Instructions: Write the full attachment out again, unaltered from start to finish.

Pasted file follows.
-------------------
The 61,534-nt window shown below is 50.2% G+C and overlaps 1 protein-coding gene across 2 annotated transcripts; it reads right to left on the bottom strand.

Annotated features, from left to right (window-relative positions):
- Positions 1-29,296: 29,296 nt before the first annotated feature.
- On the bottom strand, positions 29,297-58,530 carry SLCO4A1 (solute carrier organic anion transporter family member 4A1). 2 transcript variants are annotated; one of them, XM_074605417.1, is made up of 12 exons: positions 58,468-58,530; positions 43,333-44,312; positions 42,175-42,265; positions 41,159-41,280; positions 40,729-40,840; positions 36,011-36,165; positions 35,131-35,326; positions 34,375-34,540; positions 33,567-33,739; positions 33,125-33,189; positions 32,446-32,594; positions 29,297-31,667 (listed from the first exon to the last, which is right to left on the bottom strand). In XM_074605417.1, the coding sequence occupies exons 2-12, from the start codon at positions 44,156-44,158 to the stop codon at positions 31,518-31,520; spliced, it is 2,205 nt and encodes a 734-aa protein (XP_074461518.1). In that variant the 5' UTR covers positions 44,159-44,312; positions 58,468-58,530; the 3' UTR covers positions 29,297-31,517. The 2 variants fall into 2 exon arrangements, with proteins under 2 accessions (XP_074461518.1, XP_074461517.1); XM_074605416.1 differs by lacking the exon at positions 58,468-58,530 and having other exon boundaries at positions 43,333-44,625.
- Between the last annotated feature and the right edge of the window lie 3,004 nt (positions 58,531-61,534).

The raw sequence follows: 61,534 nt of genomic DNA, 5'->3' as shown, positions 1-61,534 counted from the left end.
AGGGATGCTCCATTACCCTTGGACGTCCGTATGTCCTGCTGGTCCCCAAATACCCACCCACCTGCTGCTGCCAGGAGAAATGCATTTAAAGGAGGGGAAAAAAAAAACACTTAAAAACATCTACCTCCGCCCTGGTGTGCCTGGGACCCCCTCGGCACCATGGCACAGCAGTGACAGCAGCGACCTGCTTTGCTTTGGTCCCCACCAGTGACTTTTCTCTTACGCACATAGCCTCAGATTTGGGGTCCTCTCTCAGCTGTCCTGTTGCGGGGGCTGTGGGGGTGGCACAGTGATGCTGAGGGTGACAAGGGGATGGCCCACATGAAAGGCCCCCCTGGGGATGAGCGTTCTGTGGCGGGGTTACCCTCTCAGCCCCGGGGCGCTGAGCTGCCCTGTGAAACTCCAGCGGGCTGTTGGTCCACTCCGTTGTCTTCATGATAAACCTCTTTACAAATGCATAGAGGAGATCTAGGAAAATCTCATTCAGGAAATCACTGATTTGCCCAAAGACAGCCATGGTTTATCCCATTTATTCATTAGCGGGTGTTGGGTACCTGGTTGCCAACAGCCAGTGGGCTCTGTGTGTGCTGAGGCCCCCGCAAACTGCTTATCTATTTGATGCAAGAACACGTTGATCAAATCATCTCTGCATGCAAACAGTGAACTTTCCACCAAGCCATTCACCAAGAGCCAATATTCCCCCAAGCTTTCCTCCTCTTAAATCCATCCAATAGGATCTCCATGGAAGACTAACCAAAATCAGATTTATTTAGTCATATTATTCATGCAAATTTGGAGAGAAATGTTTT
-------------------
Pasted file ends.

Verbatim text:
The 61,534-nt window shown below is 50.2% G+C and overlaps 1 protein-coding gene across 2 annotated transcripts; it reads right to left on the bottom strand.

Annotated features, from left to right (window-relative positions):
- Positions 1-29,296: 29,296 nt before the first annotated feature.
- On the bottom strand, positions 29,297-58,530 carry SLCO4A1 (solute carrier organic anion transporter family member 4A1). 2 transcript variants are annotated; one of them, XM_074605417.1, is made up of 12 exons: positions 58,468-58,530; positions 43,333-44,312; positions 42,175-42,265; positions 41,159-41,280; positions 40,729-40,840; positions 36,011-36,165; positions 35,131-35,326; positions 34,375-34,540; positions 33,567-33,739; positions 33,125-33,189; positions 32,446-32,594; positions 29,297-31,667 (listed from the first exon to the last, which is right to left on the bottom strand). In XM_074605417.1, the coding sequence occupies exons 2-12, from the start codon at positions 44,156-44,158 to the stop codon at positions 31,518-31,520; spliced, it is 2,205 nt and encodes a 734-aa protein (XP_074461518.1). In that variant the 5' UTR covers positions 44,159-44,312; positions 58,468-58,530; the 3' UTR covers positions 29,297-31,517. The 2 variants fall into 2 exon arrangements, with proteins under 2 accessions (XP_074461518.1, XP_074461517.1); XM_074605416.1 differs by lacking the exon at positions 58,468-58,530 and having other exon boundaries at positions 43,333-44,625.
- Between the last annotated feature and the right edge of the window lie 3,004 nt (positions 58,531-61,534).

The raw sequence follows: 61,534 nt of genomic DNA, 5'->3' as shown, positions 1-61,534 counted from the left end.
AGGGATGCTCCATTACCCTTGGACGTCCGTATGTCCTGCTGGTCCCCAAATACCCACCCACCTGCTGCTGCCAGGAGAAATGCATTTAAAGGAGGGGAAAAAAAAAACACTTAAAAACATCTACCTCCGCCCTGGTGTGCCTGGGACCCCCTCGGCACCATGGCACAGCAGTGACAGCAGCGACCTGCTTTGCTTTGGTCCCCACCAGTGACTTTTCTCTTACGCACATAGCCTCAGATTTGGGGTCCTCTCTCAGCTGTCCTGTTGCGGGGGCTGTGGGGGTGGCACAGTGATGCTGAGGGTGACAAGGGGATGGCCCACATGAAAGGCCCCCCTGGGGATGAGCGTTCTGTGGCGGGGTTACCCTCTCAGCCCCGGGGCGCTGAGCTGCCCTGTGAAACTCCAGCGGGCTGTTGGTCCACTCCGTTGTCTTCATGATAAACCTCTTTACAAATGCATAGAGGAGATCTAGGAAAATCTCATTCAGGAAATCACTGATTTGCCCAAAGACAGCCATGGTTTATCCCATTTATTCATTAGCGGGTGTTGGGTACCTGGTTGCCAACAGCCAGTGGGCTCTGTGTGTGCTGAGGCCCCCGCAAACTGCTTATCTATTTGATGCAAGAACACGTTGATCAAATCATCTCTGCATGCAAACAGTGAACTTTCCACCAAGCCATTCACCAAGAGCCAATATTCCCCCAAGCTTTCCTCCTCTTAAATCCATCCAATAGGATCTCCATGGAAGACTAACCAAAATCAGATTTATTTAGTCATATTATTCATGCAAATTTGGAGAGAAATGTTTT